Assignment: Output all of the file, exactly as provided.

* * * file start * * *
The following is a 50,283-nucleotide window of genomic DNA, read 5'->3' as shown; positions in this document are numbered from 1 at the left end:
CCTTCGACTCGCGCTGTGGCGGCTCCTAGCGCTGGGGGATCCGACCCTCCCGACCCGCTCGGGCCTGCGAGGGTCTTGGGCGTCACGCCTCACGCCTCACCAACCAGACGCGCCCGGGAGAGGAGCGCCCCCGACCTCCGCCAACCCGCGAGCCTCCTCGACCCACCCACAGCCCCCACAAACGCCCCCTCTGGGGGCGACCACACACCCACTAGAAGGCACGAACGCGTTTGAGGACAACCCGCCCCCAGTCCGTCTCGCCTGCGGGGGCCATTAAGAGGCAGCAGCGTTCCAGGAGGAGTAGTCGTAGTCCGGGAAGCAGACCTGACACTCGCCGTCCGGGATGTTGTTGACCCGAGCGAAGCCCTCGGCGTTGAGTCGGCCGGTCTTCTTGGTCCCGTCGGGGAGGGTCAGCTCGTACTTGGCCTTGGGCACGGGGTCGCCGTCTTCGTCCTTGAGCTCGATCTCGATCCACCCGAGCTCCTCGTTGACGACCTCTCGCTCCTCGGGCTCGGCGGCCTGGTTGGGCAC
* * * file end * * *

The following is a 50,283-nucleotide window of genomic DNA, read 5'->3' as shown; positions in this document are numbered from 1 at the left end:
CCTTCGACTCGCGCTGTGGCGGCTCCTAGCGCTGGGGGATCCGACCCTCCCGACCCGCTCGGGCCTGCGAGGGTCTTGGGCGTCACGCCTCACGCCTCACCAACCAGACGCGCCCGGGAGAGGAGCGCCCCCGACCTCCGCCAACCCGCGAGCCTCCTCGACCCACCCACAGCCCCCACAAACGCCCCCTCTGGGGGCGACCACACACCCACTAGAAGGCACGAACGCGTTTGAGGACAACCCGCCCCCAGTCCGTCTCGCCTGCGGGGGCCATTAAGAGGCAGCAGCGTTCCAGGAGGAGTAGTCGTAGTCCGGGAAGCAGACCTGACACTCGCCGTCCGGGATGTTGTTGACCCGAGCGAAGCCCTCGGCGTTGAGTCGGCCGGTCTTCTTGGTCCCGTCGGGGAGGGTCAGCTCGTACTTGGCCTTGGGCACGGGGTCGCCGTCTTCGTCCTTGAGCTCGATCTCGATCCACCCGAGCTCCTCGTTGACGACCTCTCGCTCCTCGGGCTCGGCGGCCTGGTTGGGCAC